Has the Army Invented a Fouling-Proof Gun?
An firearms innovation expected soon from the U.S. military may permantly change how firearms are made and used, in all...
An firearms innovation expected soon from the U.S. military may permantly change how firearms are made and used, in all walks of life, and it has to do with perhaps the most mundane aspect of shooting: cleaning the gun.
According to this armytimes.com story, the Army engineers at Picatinny Arsenal say they’ve developed a new surface applicant, which could go into production by 2018, that would literally prevent dirt and debris from sticking to the working parts of a firearm. This is especially important for military machine guns with high rates of fire, but could be used to enhance the capabilities of pretty much any firearm.
If it works, there’s no doubt it will get to the civilian market in short order.
When a gun is fired, byproducts such as powder residue, and tiny pieces of the projectiles left behind, plus regular dirt and grime, build up on the working parts of a gun as fouling. If you get too much in the barrel, it starts filling in the rifling grooves and affecting accuracy. In the action, especially after it’s exposed to moisture, the works can get all gummed up, causing jams, and slowing down the cyclic rate in full-auto firearms.
The solution, since rifles were first invented, is to break out the cleaning solution, brushes, and patches, scrub off all that fouling, and re-lubricate.
This new material, known as a durable solid lubricant, would be applied during manufacturing to the weapon’s moving parts, the story says. It prevents material from sticking to the surfaces. Since fouling only loosely adheres to a DSL surface, any force from moving parts or vibration from firing is enough to shake it loose and keep the firearm clean.
Not only that, but the coating reportedly improves a firearm.s general reliability and may increase its overall life.
“Christopher Mulligan, a research engineer who has a doctorate in materials science and has worked for Army Research, Development and Engineering Command for 13 years, said the material is a hard coating that drastically reduces friction and corrosion, improving the rifle’s reliability. Explosive byproducts don’t stick to the material, he said. The Army has a patent pending on DSL; he and Foltz didn’t want to go into detail on the technology until the patent is approved.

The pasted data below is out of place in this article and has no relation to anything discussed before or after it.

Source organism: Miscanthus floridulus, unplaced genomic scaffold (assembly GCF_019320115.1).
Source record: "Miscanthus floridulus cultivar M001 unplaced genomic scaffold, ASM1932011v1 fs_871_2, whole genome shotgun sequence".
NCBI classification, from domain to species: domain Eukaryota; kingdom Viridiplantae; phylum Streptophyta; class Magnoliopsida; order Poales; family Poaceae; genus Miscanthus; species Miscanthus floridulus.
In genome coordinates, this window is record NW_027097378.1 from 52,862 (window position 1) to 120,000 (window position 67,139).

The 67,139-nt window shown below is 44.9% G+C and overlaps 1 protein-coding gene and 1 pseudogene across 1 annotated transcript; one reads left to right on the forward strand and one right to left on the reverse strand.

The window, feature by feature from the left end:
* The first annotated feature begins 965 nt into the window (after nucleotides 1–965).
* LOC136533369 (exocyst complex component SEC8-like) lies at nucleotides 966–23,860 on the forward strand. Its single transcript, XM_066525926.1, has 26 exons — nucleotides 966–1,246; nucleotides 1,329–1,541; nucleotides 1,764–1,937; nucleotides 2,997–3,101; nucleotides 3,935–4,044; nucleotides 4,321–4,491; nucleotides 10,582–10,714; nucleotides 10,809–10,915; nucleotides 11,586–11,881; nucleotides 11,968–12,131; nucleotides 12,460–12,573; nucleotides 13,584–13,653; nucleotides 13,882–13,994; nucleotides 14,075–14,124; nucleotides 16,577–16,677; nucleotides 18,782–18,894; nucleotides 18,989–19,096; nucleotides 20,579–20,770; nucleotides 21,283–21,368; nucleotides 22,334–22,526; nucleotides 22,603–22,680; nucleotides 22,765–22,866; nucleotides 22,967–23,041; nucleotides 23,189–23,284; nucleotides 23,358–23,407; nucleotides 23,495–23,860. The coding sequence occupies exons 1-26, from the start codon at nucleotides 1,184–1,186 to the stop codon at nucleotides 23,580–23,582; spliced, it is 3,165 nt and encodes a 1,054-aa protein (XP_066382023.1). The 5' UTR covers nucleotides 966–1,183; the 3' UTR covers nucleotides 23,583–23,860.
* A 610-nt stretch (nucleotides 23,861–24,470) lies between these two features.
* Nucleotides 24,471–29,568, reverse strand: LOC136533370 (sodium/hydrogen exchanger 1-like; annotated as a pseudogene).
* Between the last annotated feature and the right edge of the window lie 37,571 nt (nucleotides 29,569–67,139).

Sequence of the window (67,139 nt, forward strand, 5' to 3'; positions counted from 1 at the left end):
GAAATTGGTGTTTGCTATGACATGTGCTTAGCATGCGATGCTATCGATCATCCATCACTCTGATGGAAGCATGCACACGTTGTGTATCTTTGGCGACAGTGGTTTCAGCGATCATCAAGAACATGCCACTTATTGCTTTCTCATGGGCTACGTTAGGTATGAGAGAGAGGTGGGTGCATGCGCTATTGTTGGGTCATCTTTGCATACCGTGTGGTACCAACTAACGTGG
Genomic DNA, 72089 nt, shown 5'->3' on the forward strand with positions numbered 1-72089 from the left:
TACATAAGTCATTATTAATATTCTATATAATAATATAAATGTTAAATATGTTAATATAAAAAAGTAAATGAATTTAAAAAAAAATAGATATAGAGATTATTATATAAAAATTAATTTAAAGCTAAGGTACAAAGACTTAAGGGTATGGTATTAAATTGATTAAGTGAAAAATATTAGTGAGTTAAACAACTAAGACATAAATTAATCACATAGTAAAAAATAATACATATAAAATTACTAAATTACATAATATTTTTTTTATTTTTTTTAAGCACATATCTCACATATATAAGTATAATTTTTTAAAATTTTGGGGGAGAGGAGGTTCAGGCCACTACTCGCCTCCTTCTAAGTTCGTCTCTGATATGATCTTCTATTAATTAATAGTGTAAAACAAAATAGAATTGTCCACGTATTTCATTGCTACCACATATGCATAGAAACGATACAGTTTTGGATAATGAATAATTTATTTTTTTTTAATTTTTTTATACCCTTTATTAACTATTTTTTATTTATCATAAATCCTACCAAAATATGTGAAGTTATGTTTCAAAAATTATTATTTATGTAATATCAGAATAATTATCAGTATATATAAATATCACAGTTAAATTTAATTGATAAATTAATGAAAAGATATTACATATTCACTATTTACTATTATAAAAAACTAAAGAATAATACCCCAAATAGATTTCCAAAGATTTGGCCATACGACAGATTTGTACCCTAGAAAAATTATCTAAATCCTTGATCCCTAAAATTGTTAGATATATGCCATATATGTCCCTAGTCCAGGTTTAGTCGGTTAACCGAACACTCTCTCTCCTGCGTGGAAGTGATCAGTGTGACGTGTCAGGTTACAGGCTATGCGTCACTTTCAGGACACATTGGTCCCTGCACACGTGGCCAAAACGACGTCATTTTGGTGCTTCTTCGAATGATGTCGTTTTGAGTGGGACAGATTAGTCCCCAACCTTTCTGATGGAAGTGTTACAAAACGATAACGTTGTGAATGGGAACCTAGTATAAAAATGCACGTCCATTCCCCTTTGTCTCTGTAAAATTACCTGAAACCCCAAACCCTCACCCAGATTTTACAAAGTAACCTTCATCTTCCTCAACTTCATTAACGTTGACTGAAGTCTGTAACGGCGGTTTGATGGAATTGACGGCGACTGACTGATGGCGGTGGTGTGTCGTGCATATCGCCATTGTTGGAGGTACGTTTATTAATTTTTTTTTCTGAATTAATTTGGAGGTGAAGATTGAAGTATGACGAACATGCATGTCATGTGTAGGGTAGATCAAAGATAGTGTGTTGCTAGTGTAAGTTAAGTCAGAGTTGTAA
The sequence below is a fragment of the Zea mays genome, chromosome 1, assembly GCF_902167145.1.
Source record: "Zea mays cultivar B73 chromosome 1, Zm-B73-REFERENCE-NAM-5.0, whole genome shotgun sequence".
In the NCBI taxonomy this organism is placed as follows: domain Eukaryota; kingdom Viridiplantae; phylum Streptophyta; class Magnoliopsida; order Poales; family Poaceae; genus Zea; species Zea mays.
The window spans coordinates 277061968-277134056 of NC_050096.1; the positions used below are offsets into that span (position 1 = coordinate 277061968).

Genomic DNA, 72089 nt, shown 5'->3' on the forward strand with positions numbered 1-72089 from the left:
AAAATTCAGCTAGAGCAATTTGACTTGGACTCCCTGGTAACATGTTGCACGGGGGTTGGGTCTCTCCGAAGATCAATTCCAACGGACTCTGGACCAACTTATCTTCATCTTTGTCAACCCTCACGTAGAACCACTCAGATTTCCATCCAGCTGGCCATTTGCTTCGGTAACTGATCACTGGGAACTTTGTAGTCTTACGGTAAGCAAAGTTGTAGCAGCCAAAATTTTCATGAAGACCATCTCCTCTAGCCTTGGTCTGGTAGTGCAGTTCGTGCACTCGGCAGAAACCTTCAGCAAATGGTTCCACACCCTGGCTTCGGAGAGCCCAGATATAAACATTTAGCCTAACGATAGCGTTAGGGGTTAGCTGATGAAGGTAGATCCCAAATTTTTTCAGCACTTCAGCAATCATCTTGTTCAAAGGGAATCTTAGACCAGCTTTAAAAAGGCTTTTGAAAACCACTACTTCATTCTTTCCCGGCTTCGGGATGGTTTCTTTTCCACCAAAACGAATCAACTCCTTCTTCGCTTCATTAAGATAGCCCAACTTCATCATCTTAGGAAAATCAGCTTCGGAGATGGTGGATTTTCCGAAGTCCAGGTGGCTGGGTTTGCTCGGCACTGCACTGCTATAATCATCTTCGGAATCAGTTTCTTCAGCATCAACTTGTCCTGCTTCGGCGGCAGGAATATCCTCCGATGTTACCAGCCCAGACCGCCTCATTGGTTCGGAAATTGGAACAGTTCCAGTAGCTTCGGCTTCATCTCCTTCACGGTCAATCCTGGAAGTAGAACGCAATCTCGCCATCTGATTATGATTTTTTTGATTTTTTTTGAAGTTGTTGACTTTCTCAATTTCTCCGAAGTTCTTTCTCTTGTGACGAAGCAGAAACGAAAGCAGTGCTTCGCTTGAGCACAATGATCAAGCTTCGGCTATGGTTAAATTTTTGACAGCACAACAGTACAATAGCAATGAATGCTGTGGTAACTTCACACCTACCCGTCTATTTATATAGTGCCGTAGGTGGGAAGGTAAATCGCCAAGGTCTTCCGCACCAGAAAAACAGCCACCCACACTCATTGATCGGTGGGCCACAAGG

“Testing so far has been limited but encouraging, the two said. A 10,000-round test of an M4A1, for example, produced zero stoppages despite testers never cleaning the gun, Foltz said. ‘The only time we weren’t shooting was to let the barrel cool.’ There have been other tests that, while lab-based, incorporated sand, mud and extreme temperatures.
“Not only does DSL make a rifle easier to maintain, but it greatly reduces wear thanks to removal of CPL. The oil mixes with phosphate and hot propellant gas produced by firing, which increases the volume of a buildup that can erode a weapon’s moving parts, Mulligan said. The engineers provided an image depicting test results which they say show parts of a bolt and bolt carrier 50 percent to 90 percent worn after firing 15,000 rounds while treated with CLP. The DSL-coated parts showed wear ranging from 10 percent to less than 5 percent on the same parts over the same use.”
The story also says that the few soldiers who have tested firearms with the new coating have given positive feedback. This summer, the Army will conduct a more comprehensive test at Aberdeen Test Center in Maryland on the M4A1 and additional on the M240 and the belt-fed 51mm machine gun.
The story says the dry lubricant coating can be applied to all moving parts, but it doesn’t specify if it can be applied to a rifle bore, meaning it may still be necessary to clean the barrel to maintain accuracy.